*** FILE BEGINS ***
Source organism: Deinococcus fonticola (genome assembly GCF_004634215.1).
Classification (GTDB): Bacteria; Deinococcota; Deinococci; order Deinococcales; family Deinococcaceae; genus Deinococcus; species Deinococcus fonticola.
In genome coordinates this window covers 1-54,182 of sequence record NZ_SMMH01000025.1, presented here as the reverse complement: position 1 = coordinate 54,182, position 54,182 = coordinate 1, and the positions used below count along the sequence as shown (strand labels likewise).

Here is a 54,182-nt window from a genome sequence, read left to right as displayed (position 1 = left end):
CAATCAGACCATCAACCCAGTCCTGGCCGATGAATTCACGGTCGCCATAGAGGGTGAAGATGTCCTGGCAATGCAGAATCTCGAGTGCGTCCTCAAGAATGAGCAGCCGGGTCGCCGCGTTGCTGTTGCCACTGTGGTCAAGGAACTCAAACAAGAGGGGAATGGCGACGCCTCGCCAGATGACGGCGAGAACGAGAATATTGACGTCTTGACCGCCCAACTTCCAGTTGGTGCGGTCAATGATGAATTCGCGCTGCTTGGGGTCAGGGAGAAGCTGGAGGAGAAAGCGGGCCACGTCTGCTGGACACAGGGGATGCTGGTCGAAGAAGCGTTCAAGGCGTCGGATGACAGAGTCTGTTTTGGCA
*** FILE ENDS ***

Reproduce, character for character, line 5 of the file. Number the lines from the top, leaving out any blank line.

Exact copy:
CAATCAGACCATCAACCCAGTCCTGGCCGATGAATTCACGGTCGCCATAGAGGGTGAAGATGTCCTGGCAATGCAGAATCTCGAGTGCGTCCTCAAGAATGAGCAGCCGGGTCGCCGCGTTGCTGTTGCCACTGTGGTCAAGGAACTCAAACAAGAGGGGAATGGCGACGCCTCGCCAGATGACGGCGAGAACGAGAATATTGACGTCTTGACCGCCCAACTTCCAGTTGGTGCGGTCAATGATGAATTCGCGCTGCTTGGGGTCAGGGAGAAGCTGGAGGAGAAAGCGGGCCACGTCTGCTGGACACAGGGGATGCTGGTCGAAGAAGCGTTCAAGGCGTCGGATGACAGAGTCTGTTTTGGCA